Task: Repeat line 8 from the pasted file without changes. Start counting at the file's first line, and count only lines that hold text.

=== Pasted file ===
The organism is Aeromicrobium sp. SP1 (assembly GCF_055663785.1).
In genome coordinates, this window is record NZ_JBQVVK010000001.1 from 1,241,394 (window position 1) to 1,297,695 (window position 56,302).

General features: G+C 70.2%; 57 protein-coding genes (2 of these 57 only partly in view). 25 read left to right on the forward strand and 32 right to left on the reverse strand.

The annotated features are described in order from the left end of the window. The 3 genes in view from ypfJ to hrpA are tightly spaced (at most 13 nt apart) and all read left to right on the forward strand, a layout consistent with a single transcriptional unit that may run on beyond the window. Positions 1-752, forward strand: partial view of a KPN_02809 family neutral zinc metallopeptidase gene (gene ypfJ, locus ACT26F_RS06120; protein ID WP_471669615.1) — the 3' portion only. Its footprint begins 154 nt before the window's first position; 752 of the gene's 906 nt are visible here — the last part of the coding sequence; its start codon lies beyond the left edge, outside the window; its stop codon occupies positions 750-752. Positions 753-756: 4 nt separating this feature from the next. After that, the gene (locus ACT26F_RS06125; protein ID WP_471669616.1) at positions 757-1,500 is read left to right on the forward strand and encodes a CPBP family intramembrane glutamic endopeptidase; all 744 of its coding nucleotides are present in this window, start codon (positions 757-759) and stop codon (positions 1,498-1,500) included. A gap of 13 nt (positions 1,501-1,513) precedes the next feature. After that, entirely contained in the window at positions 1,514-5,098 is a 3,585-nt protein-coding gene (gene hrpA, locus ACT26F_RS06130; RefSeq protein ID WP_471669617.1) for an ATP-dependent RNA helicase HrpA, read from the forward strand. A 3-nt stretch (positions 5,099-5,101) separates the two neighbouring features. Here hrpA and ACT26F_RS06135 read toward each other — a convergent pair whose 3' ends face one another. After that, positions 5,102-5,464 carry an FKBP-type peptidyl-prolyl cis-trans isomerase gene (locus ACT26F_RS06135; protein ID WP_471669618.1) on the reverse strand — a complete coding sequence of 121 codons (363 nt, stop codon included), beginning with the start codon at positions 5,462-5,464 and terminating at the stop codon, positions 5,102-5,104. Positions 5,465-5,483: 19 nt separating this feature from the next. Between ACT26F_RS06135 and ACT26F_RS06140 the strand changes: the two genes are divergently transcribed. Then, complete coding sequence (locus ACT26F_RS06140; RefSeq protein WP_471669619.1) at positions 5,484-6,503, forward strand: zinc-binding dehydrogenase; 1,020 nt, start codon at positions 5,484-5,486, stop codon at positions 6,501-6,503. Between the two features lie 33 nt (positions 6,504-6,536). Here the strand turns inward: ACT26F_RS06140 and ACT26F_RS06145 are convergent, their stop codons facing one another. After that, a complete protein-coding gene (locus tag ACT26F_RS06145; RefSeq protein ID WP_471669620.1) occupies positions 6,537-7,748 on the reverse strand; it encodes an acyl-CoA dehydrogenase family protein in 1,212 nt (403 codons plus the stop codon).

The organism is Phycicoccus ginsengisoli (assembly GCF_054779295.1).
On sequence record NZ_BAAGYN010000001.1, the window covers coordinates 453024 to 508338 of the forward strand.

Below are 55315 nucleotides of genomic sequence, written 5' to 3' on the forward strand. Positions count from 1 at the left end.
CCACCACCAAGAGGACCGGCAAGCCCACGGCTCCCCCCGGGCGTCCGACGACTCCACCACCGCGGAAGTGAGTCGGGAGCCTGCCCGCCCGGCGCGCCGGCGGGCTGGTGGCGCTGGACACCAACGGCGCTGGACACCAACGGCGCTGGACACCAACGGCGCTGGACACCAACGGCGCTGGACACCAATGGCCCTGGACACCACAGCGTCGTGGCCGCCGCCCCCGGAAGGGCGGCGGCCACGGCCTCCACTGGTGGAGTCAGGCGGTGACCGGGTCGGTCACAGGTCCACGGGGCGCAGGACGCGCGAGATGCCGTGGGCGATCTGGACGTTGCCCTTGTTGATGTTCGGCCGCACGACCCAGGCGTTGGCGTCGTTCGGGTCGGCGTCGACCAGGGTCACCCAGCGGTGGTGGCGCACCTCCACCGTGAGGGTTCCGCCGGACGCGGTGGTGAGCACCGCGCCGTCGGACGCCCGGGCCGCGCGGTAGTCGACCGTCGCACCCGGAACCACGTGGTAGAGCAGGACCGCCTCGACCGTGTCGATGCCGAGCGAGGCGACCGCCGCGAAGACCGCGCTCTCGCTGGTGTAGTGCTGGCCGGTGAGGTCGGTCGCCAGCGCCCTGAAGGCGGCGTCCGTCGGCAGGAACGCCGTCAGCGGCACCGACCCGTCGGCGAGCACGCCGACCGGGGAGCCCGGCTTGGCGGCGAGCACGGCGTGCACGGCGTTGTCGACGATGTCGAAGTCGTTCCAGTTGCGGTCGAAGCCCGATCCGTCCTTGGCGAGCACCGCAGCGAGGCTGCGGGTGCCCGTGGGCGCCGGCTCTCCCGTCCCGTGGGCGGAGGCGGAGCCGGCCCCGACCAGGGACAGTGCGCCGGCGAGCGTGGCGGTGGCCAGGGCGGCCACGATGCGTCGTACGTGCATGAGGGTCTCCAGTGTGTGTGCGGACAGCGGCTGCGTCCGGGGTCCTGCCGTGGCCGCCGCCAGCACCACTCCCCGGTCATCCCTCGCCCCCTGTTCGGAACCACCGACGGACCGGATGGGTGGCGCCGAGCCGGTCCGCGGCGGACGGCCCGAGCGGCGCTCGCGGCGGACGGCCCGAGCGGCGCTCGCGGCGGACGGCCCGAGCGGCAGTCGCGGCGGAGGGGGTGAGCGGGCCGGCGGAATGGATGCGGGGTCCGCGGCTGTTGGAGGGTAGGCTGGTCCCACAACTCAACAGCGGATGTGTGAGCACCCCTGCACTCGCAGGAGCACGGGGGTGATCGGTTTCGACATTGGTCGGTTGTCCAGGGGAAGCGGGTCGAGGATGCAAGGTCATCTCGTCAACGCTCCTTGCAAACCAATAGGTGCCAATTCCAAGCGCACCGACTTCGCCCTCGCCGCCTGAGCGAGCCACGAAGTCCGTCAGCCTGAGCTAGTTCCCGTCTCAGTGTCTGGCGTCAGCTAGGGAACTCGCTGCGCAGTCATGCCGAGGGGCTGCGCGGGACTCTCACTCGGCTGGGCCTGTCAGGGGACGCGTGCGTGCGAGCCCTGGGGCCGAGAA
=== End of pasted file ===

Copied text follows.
CCACCACCAAGAGGACCGGCAAGCCCACGGCTCCCCCCGGGCGTCCGACGACTCCACCACCGCGGAAGTGAGTCGGGAGCCTGCCCGCCCGGCGCGCCGGCGGGCTGGTGGCGCTGGACACCAACGGCGCTGGACACCAACGGCGCTGGACACCAACGGCGCTGGACACCAACGGCGCTGGACACCAATGGCCCTGGACACCACAGCGTCGTGGCCGCCGCCCCCGGAAGGGCGGCGGCCACGGCCTCCACTGGTGGAGTCAGGCGGTGACCGGGTCGGTCACAGGTCCACGGGGCGCAGGACGCGCGAGATGCCGTGGGCGATCTGGACGTTGCCCTTGTTGATGTTCGGCCGCACGACCCAGGCGTTGGCGTCGTTCGGGTCGGCGTCGACCAGGGTCACCCAGCGGTGGTGGCGCACCTCCACCGTGAGGGTTCCGCCGGACGCGGTGGTGAGCACCGCGCCGTCGGACGCCCGGGCCGCGCGGTAGTCGACCGTCGCACCCGGAACCACGTGGTAGAGCAGGACCGCCTCGACCGTGTCGATGCCGAGCGAGGCGACCGCCGCGAAGACCGCGCTCTCGCTGGTGTAGTGCTGGCCGGTGAGGTCGGTCGCCAGCGCCCTGAAGGCGGCGTCCGTCGGCAGGAACGCCGTCAGCGGCACCGACCCGTCGGCGAGCACGCCGACCGGGGAGCCCGGCTTGGCGGCGAGCACGGCGTGCACGGCGTTGTCGACGATGTCGAAGTCGTTCCAGTTGCGGTCGAAGCCCGATCCGTCCTTGGCGAGCACCGCAGCGAGGCTGCGGGTGCCCGTGGGCGCCGGCTCTCCCGTCCCGTGGGCGGAGGCGGAGCCGGCCCCGACCAGGGACAGTGCGCCGGCGAGCGTGGCGGTGGCCAGGGCGGCCACGATGCGTCGTACGTGCATGAGGGTCTCCAGTGTGTGTGCGGACAGCGGCTGCGTCCGGGGTCCTGCCGTGGCCGCCGCCAGCACCACTCCCCGGTCATCCCTCGCCCCCTGTTCGGAACCACCGACGGACCGGATGGGTGGCGCCGAGCCGGTCCGCGGCGGACGGCCCGAGCGGCGCTCGCGGCGGACGGCCCGAGCGGCGCTCGCGGCGGACGGCCCGAGCGGCAGTCGCGGCGGAGGGGGTGAGCGGGCCGGCGGAATGGATGCGGGGTCCGCGGCTGTTGGAGGGTAGGCTGGTCCCACAACTCAACAGCGGATGTGTGAGCACCCCTGCACTCGCAGGAGCACGGGGGTGATCGGTTTCGACATTGGTCGGTTGTCCAGGGGAAGCGGGTCGAGGATGCAAGGTCATCTCGTCAACGCTCCTTGCAAACCAATAGGTGCCAATTCCAAGCGCACCGACTTCGCCCTCGCCGCCTGAGCGAGCCACGAAGTCCGTCAGCCTGAGCTAGTTCCCGTCTCAGTGTCTGGCGTCAGCTAGGGAACTCGCTGCGCAGTCATGCCGAGGGGCTGCGCGGGACTCTCACTCGGCTGGGCCTGTCAGGGGACGCGTGCGTGCGAGCCCTGGGGCCGAGAA